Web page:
Hitting Harper for secretly wanting to Americanizing Canadian health care might be a bit plausible. As for the Canadian judiciary, it strikes me that it has already been Americanized…

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Adultery and Polygamy

wedding.jpgAn article (sorry no link) in this week’s Economist (aka “The Greatest News Magazine in the World”) suggests a link between polygamy and Turkey’s recent efforts to pass a law criminalizing adultery. Back in September, the Turkish parliament debated a proposed law criminalizing adultery. After Kamal Ataturk came to power in the wake of World War I, Turkish law moved in an aggressively secular direction, mainly by importing western-style civil codes. Most strikingly, Turkey essentially adopted the Swiss family law code and among other things criminalized polygamy, which had been allowed under the previous shar’ia-based law. (In theory, under shar’ia a man may have up to four wives provided that he has the means of supporting them and treats all of them equally.) The post-Ataturk laws also criminalized adultery, however this law was struck down by Turkey’s Constitutional Court in 1996 because it treated men and women differently. (As I understand it, the law required proof of a long-term affair in the case of male adultery, but a single act of sexual intercourse was sufficient in a case of female adultery.) The new adultery law was to remedy this infirmity by applying equally to both men and women, but women’s rights groups opposed the law arguing that it would not be applied equally and violated the right to privacy. More importantly, from the point of view of Turkish politics, the law was not popular with the Europeans, who saw it as an attempt to Islamicize Turkish law. Turkey very much wants to become a full member of the EU, so staying in the good graces of the elites in Brussels is very important.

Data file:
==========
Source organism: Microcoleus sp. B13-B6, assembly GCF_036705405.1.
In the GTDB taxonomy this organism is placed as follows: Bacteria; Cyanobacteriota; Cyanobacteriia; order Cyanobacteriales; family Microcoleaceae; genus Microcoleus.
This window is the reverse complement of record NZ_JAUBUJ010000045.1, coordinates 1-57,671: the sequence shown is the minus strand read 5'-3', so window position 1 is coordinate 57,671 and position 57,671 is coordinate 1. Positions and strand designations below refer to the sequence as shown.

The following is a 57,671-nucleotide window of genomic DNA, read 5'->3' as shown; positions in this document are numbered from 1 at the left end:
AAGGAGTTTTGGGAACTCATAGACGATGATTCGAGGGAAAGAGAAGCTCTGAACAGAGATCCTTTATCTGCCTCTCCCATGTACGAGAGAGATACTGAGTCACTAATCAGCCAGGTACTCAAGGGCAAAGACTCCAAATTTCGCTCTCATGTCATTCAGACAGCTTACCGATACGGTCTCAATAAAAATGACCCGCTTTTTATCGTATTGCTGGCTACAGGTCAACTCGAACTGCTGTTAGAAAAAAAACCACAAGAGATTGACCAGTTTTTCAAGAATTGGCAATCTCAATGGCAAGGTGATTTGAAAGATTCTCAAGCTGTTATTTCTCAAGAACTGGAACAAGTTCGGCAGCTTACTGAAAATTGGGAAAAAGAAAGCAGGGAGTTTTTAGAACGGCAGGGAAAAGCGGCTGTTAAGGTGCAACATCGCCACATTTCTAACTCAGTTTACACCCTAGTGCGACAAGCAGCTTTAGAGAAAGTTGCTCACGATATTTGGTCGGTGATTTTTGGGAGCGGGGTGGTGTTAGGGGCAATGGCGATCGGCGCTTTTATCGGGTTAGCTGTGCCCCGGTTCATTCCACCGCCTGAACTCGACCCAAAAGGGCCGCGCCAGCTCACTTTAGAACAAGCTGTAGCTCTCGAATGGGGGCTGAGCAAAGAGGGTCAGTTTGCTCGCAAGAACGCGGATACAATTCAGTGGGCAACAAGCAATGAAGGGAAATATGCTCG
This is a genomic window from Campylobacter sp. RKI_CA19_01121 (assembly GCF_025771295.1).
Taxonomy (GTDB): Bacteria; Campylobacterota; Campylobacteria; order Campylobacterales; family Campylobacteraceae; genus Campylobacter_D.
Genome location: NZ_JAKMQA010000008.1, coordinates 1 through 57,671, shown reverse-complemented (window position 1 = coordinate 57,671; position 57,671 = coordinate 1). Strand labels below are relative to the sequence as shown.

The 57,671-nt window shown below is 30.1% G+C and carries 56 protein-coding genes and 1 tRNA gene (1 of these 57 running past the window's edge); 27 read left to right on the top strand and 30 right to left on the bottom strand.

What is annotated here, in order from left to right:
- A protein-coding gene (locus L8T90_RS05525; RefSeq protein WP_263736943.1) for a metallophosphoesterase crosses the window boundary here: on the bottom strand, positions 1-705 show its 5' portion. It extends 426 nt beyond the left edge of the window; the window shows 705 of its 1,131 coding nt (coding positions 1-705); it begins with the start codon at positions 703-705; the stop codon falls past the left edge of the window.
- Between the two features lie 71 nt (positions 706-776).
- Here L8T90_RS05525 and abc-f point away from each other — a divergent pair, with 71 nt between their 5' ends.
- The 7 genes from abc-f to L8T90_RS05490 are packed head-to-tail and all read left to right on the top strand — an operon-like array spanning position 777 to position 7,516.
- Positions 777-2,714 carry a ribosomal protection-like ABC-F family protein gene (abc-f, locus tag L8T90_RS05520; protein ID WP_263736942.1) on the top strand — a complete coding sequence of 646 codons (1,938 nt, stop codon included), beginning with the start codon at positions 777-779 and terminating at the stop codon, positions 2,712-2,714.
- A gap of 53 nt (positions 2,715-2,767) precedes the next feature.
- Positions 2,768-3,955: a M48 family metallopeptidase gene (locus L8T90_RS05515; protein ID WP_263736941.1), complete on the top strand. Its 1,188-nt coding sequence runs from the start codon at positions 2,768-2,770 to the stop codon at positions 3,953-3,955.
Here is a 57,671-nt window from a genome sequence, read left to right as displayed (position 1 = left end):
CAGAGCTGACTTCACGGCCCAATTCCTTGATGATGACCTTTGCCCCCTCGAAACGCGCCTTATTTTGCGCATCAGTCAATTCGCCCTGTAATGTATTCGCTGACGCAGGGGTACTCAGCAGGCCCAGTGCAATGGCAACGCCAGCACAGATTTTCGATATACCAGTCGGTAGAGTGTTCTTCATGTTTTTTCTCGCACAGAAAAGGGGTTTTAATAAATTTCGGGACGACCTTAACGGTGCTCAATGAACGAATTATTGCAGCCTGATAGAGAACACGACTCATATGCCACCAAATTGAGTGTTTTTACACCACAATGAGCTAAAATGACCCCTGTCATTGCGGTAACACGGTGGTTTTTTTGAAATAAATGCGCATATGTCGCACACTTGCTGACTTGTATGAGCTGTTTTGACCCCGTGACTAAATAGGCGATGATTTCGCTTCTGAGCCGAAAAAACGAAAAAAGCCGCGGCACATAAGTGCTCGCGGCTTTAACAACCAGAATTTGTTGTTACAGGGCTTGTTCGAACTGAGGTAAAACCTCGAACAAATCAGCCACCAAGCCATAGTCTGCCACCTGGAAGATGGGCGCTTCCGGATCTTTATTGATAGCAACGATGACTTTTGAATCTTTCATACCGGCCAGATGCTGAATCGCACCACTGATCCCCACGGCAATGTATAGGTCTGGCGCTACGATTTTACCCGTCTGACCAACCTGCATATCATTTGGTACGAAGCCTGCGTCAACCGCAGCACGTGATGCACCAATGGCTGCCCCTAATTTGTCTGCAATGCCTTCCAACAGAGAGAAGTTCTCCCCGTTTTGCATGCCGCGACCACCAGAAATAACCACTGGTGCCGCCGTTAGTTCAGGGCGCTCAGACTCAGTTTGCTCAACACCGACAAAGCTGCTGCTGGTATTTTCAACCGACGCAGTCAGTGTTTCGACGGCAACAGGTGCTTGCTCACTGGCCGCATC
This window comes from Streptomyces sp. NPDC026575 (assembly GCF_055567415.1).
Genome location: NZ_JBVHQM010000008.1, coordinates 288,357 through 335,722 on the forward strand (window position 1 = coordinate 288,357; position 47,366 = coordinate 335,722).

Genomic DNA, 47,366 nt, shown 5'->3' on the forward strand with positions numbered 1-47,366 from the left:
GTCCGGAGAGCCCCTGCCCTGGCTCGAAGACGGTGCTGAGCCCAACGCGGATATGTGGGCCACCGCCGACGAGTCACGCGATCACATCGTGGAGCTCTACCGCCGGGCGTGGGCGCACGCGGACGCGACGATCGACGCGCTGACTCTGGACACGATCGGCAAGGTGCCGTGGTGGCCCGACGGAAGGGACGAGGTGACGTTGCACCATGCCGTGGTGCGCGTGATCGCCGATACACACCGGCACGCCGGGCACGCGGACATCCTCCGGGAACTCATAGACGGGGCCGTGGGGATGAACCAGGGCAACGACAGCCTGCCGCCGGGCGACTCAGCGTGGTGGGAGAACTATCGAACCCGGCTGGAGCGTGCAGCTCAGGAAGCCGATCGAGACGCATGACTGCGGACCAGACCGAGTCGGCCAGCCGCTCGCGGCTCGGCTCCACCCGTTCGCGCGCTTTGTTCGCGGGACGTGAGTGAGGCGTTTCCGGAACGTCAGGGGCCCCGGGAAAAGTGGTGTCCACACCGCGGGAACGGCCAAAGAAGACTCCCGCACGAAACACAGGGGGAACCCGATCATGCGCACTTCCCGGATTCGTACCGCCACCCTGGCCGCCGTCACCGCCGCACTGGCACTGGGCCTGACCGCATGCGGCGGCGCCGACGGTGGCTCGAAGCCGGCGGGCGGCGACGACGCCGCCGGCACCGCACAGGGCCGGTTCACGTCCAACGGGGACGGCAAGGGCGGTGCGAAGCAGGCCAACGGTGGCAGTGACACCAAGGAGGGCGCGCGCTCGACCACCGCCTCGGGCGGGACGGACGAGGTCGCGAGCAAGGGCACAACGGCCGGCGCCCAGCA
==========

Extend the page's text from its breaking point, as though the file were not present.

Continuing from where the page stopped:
Enter polygamy. Although the Turkish prohibition on polygamy is now about eighty years old, in many areas — particularly in the rural, Kurdish, anti-Turk, south-eastern portion of the country — polygamy is alive and well. More surprisingly, a certain amount of discrete polygamy continues among urban elites, including former ministers in the Turkish cabinet. The Economist suggests that adultery law may have been pushed in part as a way of shoring up the anti-polygamy prohibition. If this is the case, then the Turkish parliament was walking a path previously trod with great enthusiasm by the U.S. Congress.